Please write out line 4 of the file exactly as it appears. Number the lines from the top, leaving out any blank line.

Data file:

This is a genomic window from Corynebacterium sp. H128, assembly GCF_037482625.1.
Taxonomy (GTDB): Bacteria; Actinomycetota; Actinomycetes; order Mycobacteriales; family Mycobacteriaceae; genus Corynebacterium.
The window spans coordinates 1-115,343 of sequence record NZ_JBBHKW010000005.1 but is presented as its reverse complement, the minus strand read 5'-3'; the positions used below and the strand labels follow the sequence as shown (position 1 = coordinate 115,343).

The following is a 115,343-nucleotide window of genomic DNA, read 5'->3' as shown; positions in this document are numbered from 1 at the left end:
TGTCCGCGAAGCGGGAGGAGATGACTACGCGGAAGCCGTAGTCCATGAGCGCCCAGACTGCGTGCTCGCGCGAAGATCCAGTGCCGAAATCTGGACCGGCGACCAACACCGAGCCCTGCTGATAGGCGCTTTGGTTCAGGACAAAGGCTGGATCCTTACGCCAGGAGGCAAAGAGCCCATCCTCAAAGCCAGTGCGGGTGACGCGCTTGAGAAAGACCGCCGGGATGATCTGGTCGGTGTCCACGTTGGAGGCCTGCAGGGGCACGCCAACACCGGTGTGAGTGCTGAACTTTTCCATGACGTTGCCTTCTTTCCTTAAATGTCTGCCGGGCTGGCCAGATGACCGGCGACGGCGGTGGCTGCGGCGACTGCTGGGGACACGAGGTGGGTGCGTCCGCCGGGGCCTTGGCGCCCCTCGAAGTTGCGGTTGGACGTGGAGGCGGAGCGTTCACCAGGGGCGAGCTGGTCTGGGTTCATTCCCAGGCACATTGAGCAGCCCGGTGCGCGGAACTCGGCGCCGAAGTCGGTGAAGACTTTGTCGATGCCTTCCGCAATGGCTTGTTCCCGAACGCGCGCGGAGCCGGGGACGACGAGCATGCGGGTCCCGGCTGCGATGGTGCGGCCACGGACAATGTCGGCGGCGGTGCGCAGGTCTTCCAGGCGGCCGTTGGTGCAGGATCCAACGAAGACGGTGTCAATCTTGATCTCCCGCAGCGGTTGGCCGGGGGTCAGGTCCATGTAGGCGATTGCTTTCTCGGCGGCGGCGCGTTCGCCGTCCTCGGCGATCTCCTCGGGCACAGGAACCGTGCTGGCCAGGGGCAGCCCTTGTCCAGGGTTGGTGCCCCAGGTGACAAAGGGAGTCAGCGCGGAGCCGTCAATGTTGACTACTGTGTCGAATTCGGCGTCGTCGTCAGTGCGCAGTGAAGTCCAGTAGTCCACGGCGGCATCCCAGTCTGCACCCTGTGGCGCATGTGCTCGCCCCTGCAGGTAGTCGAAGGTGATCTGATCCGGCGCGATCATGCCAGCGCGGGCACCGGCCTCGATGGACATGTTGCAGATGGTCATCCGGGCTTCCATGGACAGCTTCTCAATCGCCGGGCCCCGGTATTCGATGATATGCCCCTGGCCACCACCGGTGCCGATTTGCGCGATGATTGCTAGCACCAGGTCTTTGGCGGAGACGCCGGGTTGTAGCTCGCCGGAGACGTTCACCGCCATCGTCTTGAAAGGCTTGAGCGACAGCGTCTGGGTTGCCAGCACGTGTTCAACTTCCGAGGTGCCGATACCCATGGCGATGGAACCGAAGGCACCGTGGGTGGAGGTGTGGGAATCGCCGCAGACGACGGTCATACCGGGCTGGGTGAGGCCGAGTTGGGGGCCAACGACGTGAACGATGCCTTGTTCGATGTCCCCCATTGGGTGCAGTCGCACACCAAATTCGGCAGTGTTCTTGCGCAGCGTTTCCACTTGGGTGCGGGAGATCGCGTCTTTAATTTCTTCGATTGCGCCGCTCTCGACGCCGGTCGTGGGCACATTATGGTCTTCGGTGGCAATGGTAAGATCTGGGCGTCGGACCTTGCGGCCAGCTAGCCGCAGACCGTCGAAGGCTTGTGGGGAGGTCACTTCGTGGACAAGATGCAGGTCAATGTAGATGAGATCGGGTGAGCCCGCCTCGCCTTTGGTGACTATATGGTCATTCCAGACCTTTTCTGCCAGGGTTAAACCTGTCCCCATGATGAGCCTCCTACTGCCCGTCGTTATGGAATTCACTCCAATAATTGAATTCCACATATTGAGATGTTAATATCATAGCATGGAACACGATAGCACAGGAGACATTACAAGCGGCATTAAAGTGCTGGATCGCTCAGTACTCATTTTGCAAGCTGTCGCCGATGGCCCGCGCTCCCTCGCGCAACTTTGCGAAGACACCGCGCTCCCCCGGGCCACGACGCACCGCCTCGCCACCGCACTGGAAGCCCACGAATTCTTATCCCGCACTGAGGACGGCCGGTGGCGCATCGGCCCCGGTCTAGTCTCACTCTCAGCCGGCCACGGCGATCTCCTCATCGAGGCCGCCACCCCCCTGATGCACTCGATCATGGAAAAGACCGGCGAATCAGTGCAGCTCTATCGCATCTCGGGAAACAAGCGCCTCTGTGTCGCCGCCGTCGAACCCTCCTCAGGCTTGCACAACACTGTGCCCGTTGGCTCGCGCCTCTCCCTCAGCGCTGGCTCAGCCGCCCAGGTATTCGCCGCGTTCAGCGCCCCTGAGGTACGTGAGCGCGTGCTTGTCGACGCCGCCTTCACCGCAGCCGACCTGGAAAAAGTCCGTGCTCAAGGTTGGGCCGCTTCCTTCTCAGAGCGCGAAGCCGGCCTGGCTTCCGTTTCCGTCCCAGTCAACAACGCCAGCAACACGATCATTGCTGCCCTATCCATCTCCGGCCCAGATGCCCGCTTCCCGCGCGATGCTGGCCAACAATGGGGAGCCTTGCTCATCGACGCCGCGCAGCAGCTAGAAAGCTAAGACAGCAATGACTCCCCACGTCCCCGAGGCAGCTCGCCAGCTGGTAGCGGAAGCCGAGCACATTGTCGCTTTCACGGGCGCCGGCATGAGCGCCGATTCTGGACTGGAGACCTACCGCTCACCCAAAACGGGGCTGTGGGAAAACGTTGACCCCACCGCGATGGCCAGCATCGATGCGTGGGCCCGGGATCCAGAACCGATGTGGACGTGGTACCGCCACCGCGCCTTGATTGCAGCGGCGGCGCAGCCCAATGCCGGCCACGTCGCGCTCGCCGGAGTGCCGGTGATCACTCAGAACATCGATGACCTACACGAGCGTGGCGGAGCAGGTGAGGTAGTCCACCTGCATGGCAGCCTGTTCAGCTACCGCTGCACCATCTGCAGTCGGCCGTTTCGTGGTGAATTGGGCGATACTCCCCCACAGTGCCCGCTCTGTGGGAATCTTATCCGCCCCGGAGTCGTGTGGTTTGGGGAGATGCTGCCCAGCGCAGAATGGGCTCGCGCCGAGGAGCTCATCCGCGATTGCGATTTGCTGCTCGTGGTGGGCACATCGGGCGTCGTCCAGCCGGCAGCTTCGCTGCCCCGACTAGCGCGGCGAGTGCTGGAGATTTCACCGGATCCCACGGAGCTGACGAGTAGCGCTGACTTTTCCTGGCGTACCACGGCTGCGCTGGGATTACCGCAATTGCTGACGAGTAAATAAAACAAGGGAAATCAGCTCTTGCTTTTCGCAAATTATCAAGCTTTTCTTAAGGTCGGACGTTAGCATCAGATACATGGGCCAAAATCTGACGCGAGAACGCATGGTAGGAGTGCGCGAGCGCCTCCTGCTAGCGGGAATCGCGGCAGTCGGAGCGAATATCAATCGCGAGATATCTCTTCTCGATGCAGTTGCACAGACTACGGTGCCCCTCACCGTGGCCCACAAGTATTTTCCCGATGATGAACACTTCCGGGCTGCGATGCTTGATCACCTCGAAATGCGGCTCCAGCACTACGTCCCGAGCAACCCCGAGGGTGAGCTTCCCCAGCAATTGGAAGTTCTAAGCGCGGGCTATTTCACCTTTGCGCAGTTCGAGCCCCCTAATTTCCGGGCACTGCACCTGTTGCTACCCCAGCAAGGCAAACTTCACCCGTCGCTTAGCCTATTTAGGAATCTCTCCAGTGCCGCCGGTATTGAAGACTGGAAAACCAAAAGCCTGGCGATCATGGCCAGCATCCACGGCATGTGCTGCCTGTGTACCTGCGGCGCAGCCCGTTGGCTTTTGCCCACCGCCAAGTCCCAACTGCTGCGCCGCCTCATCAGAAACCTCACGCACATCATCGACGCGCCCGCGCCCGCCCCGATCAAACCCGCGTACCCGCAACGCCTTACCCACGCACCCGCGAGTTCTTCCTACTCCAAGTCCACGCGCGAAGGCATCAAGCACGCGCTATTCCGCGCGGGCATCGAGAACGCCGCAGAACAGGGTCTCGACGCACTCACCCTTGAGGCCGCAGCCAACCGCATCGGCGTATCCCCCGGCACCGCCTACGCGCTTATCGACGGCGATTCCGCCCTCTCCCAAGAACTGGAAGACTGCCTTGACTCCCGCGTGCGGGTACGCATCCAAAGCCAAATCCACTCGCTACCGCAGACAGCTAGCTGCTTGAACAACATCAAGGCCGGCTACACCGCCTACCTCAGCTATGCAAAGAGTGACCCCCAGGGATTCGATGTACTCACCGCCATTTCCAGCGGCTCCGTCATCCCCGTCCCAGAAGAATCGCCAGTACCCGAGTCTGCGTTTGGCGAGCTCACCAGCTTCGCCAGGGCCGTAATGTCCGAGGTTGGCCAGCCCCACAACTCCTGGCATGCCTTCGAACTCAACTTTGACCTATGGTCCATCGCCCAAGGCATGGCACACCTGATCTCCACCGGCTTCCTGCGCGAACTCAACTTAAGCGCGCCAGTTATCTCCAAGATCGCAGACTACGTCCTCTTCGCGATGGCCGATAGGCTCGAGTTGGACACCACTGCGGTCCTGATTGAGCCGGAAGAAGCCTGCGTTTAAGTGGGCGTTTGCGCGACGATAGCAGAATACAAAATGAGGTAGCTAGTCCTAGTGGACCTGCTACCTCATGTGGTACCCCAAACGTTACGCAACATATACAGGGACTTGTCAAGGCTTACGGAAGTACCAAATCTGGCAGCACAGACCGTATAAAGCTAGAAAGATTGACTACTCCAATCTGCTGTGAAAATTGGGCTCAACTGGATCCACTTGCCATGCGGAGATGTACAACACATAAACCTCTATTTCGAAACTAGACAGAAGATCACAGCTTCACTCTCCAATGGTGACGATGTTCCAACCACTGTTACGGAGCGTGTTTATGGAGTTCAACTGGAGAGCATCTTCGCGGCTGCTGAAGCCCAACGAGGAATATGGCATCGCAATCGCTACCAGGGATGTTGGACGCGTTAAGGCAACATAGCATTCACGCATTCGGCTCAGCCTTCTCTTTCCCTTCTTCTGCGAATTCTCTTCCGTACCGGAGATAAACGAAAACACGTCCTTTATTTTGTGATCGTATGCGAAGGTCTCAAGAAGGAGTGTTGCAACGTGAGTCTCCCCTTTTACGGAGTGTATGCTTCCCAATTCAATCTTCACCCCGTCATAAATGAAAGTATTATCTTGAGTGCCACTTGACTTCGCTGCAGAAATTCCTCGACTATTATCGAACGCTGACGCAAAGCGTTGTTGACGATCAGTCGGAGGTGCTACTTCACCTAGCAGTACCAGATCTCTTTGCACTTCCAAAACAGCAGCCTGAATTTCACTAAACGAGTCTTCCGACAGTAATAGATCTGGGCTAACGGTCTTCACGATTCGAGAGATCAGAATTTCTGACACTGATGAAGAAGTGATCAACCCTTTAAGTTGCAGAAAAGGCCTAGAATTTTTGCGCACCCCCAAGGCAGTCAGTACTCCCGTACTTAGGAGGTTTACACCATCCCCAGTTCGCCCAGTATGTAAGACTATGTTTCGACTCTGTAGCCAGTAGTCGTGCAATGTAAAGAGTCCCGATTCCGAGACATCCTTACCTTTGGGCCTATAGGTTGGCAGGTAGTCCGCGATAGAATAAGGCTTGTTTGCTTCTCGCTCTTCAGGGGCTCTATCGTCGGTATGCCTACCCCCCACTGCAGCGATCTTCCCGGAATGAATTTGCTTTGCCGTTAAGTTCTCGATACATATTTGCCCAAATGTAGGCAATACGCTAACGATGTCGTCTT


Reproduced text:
The following is a 115,343-nucleotide window of genomic DNA, read 5'->3' as shown; positions in this document are numbered from 1 at the left end: